Thursday, June 21, 2012

Pull List Review: Rebel Blood #4

It felt inevitable as it was unfolding, but I admit I did not see the big twist of this series coming. I took it for granted that the zombies were real, and even though Chuck's sanity was always in question, and even though from the very beginning the book had a decidedly surreal feel to it, I was surprised to discover what had actually been going on. Luckily, even after the reveal, the surreality didn't disappear altogether, and the exact reasons as to what drove Chuck to this level of madness are up for debate. It's a perfectly horrific and tragic ending to a remarkable series, not to mention a brutally violent one.

Riley Rossmo's artwork is a bit more contained when he's drawing the "real" world. The linework is less frenetic than usual, underlining the solidity of that reality. On the other hand, the violence and horror are at their ugliest here, and so is Chuck. In his own mind, he's at the darkest part of his hideous quest, and for the reader he is slowly transformed from the hero to the villain. This issue is all about that disconnect, the difference between Chuck's version of the story and everyone else's, and so Rossmo stylistically straddles the same line.

Rossmo obviously has a lot of love for this project, composing the panels in dynamic ways, using his space intelligently, and generally taking great care with the visuals. The largest example lies in the character of Red, who either is or is connected to the terrifying deer-monster-spirit creature who has been looming in the shadows of Rebel Blood all along. Here, Rossmo dresses him in the darkest, dirtiest shade of his own name as possible, and for a page or two lets the evil seep from him in the way he holds himself and his general detachment from the death around him. Then in one quiet but formidable panel, we see his creepy antlered shadow stretching long behind him, and his wickedness is no longer merely implied. It's a strangely satisfying if unsettling moment, set up and executed perfectly.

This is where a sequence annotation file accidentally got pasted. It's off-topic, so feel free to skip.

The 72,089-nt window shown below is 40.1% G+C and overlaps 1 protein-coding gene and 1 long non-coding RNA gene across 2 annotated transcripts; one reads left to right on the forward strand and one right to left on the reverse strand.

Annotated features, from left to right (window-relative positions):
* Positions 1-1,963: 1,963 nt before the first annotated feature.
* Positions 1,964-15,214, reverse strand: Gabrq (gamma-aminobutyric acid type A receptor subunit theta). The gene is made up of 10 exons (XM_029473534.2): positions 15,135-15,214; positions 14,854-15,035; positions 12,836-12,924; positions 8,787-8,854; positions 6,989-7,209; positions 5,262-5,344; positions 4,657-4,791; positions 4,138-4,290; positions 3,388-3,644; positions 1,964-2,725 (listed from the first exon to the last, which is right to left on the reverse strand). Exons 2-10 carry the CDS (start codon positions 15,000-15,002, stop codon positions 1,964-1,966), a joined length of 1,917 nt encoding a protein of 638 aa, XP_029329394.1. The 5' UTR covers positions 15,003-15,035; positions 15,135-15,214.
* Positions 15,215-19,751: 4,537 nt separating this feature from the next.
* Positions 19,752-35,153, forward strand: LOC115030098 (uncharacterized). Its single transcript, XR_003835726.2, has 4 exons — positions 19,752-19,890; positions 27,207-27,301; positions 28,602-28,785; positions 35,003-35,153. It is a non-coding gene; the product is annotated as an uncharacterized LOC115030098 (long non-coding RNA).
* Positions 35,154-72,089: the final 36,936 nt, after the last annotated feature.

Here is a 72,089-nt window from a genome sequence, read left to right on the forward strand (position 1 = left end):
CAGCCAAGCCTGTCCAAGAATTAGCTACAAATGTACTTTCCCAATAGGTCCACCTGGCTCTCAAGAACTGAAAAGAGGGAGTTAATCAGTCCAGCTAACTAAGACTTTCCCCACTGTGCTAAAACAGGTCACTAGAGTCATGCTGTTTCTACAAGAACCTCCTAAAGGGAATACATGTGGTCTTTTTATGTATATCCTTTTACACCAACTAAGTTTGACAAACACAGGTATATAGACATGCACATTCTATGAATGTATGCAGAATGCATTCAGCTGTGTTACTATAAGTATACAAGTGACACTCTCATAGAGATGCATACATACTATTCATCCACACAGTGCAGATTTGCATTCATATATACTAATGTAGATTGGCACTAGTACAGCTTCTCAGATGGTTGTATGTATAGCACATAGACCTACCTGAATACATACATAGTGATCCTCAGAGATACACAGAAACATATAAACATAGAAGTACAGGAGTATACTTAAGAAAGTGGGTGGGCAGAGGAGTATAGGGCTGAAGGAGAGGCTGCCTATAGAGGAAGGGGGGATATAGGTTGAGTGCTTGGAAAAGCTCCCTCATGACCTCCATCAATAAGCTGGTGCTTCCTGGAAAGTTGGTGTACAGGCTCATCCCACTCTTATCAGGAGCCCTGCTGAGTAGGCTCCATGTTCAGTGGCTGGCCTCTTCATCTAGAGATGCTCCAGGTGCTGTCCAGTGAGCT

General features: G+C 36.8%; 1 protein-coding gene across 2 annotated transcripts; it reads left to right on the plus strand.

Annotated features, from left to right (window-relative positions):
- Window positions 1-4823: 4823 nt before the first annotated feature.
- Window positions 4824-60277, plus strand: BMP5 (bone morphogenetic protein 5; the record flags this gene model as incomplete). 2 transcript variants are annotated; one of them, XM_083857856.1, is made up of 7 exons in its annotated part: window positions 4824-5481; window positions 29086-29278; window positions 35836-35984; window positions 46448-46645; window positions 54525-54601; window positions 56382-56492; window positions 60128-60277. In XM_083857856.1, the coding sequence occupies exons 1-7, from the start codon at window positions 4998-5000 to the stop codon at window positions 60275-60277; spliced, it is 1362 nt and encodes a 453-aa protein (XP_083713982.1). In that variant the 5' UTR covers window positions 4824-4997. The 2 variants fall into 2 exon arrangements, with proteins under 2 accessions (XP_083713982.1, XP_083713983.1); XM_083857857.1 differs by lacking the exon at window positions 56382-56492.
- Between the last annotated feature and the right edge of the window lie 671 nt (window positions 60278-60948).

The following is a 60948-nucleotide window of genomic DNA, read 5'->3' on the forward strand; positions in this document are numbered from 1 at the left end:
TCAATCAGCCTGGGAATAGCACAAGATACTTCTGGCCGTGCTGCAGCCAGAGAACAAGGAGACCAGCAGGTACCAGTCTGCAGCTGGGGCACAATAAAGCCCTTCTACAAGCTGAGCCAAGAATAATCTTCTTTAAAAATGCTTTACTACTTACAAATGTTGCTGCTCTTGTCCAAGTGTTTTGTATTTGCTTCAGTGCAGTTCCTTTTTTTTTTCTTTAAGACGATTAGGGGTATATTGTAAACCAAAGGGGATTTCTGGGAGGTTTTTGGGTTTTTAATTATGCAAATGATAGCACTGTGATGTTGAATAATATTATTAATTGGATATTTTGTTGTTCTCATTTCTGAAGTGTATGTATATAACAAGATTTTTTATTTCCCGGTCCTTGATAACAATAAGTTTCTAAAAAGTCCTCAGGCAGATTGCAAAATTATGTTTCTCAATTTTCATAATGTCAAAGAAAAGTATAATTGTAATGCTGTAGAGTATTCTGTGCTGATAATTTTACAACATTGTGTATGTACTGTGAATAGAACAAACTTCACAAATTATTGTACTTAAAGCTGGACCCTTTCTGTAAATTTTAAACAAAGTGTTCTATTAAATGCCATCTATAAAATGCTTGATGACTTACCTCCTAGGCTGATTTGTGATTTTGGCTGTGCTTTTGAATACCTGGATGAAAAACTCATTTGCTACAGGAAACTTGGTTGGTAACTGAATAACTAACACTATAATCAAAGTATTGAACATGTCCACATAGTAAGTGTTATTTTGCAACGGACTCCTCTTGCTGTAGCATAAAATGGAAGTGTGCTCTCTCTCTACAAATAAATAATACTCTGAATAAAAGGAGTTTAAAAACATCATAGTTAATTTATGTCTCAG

The narrative of a man so broken by life that he commits suicide via a killing spree fueled by a twisted delusion of grandeur is not one I've come across before. Rossmo and Alex Link tricked us into thinking they were just doing an original take on zombie comics, and instead crafted a tight psychological horror book that just happened to have zombies in it, too.

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